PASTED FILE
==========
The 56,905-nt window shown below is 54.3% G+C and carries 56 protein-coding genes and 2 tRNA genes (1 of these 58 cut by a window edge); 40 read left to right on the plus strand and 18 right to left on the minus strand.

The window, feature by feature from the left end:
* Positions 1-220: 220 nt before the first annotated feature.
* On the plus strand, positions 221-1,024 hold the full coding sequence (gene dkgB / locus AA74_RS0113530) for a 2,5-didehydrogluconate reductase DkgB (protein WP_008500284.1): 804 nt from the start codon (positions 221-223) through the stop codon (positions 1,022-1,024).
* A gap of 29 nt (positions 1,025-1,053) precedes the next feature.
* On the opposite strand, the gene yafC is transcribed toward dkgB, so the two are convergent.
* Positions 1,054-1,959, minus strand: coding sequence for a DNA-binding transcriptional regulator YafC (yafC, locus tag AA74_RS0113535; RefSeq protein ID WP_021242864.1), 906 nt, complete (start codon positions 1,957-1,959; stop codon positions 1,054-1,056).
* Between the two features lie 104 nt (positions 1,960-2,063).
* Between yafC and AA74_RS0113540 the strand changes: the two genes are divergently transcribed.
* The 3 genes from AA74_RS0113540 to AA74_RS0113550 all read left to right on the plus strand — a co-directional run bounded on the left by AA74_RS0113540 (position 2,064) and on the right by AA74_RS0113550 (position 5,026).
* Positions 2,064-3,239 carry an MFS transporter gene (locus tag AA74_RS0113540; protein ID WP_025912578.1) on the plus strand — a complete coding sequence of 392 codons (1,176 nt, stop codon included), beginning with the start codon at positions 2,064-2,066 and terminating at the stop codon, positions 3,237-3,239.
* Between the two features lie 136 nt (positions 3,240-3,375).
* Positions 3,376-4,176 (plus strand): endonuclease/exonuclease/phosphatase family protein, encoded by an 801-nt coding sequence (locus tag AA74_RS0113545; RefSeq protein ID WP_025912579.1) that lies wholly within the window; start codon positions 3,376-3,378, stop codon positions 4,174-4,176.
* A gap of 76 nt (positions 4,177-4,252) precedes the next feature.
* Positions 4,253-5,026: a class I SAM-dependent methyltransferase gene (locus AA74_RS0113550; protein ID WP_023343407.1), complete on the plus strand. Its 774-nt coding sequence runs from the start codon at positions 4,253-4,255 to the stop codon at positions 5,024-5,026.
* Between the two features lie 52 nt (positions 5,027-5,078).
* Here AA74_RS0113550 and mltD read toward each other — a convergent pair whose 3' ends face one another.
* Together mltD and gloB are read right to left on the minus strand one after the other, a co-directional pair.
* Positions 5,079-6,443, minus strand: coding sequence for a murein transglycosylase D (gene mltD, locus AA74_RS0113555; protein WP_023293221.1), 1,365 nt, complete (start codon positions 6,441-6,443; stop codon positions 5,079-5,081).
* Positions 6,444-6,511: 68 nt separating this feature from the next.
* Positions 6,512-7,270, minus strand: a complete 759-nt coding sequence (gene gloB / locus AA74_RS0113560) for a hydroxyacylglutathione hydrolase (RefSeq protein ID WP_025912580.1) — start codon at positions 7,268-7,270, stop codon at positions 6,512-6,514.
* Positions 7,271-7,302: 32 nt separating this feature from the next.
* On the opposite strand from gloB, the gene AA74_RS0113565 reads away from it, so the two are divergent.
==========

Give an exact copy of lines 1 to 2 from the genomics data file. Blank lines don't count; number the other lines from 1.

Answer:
The 56,905-nt window shown below is 54.3% G+C and carries 56 protein-coding genes and 2 tRNA genes (1 of these 58 cut by a window edge); 40 read left to right on the plus strand and 18 right to left on the minus strand.

The window, feature by feature from the left end: